Horrifying Anti-Smoking Campaigns and Kids
Public service announcements serve a very specific purpose: to inform the public and curb dangerous behavior. There has been a lot of controversy over the years, as organizations have been accused of using scare tactics to try and control the viewers.
But the intent usually comes from the right place, and so they continue to be used on television, billboards, magazines and even on the radio.
Do They Work?
There has been a question of whether or not extreme images and messages are truly effective in stopping behavior. Research is mixed on the issue. One one hand, a study done by the 2008 Partnership Attitude Tracking Study (PATS) showed that media campaigns aimed at stopping drug use in youth had made a viewable impact of 42% of those teens who viewed them.
But other studies have shown just as clearly that PSA’s are unlikely to stop drug users from continuing, due to the factors of willpower versus addiction. There is also a risk of causing offense rather than providing a genuine platform for change (according to eCig.org, provider of Green Smoke Coupons). An example of this was the UK safe driving commercial that showed a little girl dying after being struck by a car.
Thankfully, there at least seems to be a benefit of using PSA’s to prevent behaviors, and to inform of dangers the public may not fully appreciate. Here is a collection of anti-smoking campaigns that use children to press the message of secondhand smoke and children mimicking parental behavior.
1. Children In Heaven
“Smoking kills” is still one of the most used PSA slogans in the world. In this PSA, they manage to convey that with both subtlety and punch. It shows a little girl staring at you from the picture. Around her head is a halo made of smoke, and below the message that secondhand smoke will help your child “get to heaven quicker”.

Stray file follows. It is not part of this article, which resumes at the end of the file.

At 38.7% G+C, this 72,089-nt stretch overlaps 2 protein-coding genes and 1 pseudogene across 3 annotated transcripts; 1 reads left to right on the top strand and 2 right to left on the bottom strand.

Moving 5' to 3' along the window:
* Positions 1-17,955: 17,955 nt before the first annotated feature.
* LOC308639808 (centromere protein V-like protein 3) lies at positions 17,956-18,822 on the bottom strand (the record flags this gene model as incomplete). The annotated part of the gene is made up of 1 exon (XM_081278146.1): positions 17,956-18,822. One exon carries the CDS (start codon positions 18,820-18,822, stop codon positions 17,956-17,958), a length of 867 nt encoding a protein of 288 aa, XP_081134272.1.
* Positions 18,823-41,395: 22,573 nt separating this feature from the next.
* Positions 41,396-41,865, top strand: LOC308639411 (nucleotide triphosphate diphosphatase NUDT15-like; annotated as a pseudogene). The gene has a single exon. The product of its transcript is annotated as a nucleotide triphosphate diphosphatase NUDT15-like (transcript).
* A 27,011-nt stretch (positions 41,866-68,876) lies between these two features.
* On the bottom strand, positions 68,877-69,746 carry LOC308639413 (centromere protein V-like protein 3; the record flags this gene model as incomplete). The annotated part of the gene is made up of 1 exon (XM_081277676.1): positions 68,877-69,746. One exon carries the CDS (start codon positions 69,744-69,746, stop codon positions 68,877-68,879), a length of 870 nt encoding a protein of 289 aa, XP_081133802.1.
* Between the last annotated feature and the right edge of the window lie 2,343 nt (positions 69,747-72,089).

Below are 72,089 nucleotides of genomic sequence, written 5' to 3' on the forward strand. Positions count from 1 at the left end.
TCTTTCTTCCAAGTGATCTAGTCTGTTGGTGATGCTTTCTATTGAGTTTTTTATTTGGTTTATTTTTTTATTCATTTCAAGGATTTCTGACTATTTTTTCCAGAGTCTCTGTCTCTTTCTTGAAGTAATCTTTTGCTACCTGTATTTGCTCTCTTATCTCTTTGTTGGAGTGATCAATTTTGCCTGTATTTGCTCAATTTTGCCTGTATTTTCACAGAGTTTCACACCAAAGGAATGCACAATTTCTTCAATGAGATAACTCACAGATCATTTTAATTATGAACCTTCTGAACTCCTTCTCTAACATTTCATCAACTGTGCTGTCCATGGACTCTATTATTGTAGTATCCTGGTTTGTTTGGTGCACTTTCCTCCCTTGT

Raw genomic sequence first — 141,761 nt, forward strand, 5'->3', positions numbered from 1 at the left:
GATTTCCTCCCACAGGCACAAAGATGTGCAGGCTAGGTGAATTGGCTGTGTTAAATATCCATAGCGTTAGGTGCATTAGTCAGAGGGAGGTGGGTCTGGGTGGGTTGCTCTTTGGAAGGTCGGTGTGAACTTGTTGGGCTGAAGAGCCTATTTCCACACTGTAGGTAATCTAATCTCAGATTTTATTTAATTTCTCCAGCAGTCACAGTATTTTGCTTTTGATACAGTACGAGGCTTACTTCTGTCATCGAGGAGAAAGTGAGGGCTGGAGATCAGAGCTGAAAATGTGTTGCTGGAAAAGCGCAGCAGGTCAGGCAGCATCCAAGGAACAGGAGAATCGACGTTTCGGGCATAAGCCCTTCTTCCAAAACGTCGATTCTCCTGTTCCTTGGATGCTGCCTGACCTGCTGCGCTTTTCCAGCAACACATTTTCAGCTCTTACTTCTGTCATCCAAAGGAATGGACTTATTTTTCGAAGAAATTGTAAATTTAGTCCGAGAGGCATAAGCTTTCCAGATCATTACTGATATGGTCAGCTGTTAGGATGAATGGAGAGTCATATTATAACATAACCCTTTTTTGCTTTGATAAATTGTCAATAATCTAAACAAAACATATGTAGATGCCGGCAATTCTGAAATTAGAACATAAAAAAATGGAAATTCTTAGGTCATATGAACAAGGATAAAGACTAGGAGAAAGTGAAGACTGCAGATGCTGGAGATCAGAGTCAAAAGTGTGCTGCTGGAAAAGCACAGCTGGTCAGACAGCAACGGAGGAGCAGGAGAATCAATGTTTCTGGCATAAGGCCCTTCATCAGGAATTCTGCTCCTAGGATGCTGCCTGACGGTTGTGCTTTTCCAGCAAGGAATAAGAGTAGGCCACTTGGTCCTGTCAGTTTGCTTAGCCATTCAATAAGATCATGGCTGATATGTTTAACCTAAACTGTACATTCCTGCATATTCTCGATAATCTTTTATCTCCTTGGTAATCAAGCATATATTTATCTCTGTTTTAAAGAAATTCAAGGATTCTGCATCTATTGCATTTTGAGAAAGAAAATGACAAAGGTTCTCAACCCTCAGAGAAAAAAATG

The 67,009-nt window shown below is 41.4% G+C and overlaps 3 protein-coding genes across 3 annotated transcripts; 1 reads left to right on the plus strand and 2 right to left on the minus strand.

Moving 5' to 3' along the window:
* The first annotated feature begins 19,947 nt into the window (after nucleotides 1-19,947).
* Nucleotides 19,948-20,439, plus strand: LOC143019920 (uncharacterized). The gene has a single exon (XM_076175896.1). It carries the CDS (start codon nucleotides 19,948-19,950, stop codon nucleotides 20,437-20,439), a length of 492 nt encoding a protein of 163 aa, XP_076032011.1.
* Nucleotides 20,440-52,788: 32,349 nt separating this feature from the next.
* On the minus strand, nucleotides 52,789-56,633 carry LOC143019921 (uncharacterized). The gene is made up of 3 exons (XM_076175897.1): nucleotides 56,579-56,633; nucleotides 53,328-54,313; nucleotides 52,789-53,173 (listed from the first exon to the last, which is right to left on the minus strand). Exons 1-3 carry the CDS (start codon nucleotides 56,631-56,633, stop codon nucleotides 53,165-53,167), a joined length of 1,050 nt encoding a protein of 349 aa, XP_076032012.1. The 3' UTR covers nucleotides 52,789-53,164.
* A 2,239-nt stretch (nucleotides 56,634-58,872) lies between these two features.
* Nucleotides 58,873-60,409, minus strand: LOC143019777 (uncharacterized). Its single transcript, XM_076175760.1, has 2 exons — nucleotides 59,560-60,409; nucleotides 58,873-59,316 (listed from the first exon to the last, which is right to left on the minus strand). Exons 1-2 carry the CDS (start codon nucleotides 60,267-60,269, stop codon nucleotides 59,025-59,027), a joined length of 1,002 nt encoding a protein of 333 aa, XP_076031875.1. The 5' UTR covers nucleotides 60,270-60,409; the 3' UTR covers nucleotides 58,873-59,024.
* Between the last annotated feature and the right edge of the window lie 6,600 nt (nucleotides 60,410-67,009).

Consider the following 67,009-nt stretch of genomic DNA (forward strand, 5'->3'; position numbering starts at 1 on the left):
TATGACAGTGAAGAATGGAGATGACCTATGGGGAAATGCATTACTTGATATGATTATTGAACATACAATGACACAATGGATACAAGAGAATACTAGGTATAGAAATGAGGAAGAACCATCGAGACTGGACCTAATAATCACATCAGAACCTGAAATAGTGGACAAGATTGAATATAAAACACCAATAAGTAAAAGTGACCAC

2. Cute Canadian PSA
Most people know not to smoke when pregnant, because of lung complications and possible problems with the birth weight, among other health factors. But for those who aren’t aware – or don’t know how serious the issue is – here is a Canadian commercial where an adorable little boy reminds us. His mother is pregnant, he says, and he is worried that she will smoke around his sibling like she smoked around him. Sweet, effective and without the disturbing imagery.
3. Roy Castle Lung Cancer Foundation
This UK based organization is a non-profit dedicated to improving lung health through spreading tobacco awareness. In these ads, they give the alarming statistic that 17,000 children in Britain are hospitalized due to secondhand smoke every year. The pictures show incredibly young kids with an oversized adult arm holding a lit cigarette. They are shocking images, and very well made.
If you were looking for something potentially upsetting in your PSA, this would be it. It shows a crying little boy with smoke surrounding his head in a way that is similar to a plastic bag over his head. In fact, at first glance that is exactly what it appears to be, as though someone were trying to smother or suffocate him. The message below is “Smoking isn’t just suicide, it is murder.” An extreme statement, to be sure.
5. 15,000 Cigarettes
The Peruvian League Against Cancer created this ad campaign in an attempt to show the dangers to a smoker’s family, and that it is ultimately others who pat the price of their tobacco use. They gathered together an incredible 15,000 used cigarette butts that are reaching towards a cowering little girl. The final result was a little cheesy, but the work they put into the ad is obvious, and the concept was really good.
6. Like Father, Like Son
This is a classic anti-smoking ad that was originally released in the US back in 1967. What is funny about it is that the first thing I thought was that it looked more like a safe-driving ad, given the little boy sitting in the front seat of a convertible with no seat belt. It’s like two PSA’s for the price of once, isn’t it?
You may have your own opinion on whether or not the effectiveness of public service announcements outweigh the occasional emotional exploitation used in making them. But whether you like it or not, they are here to stay.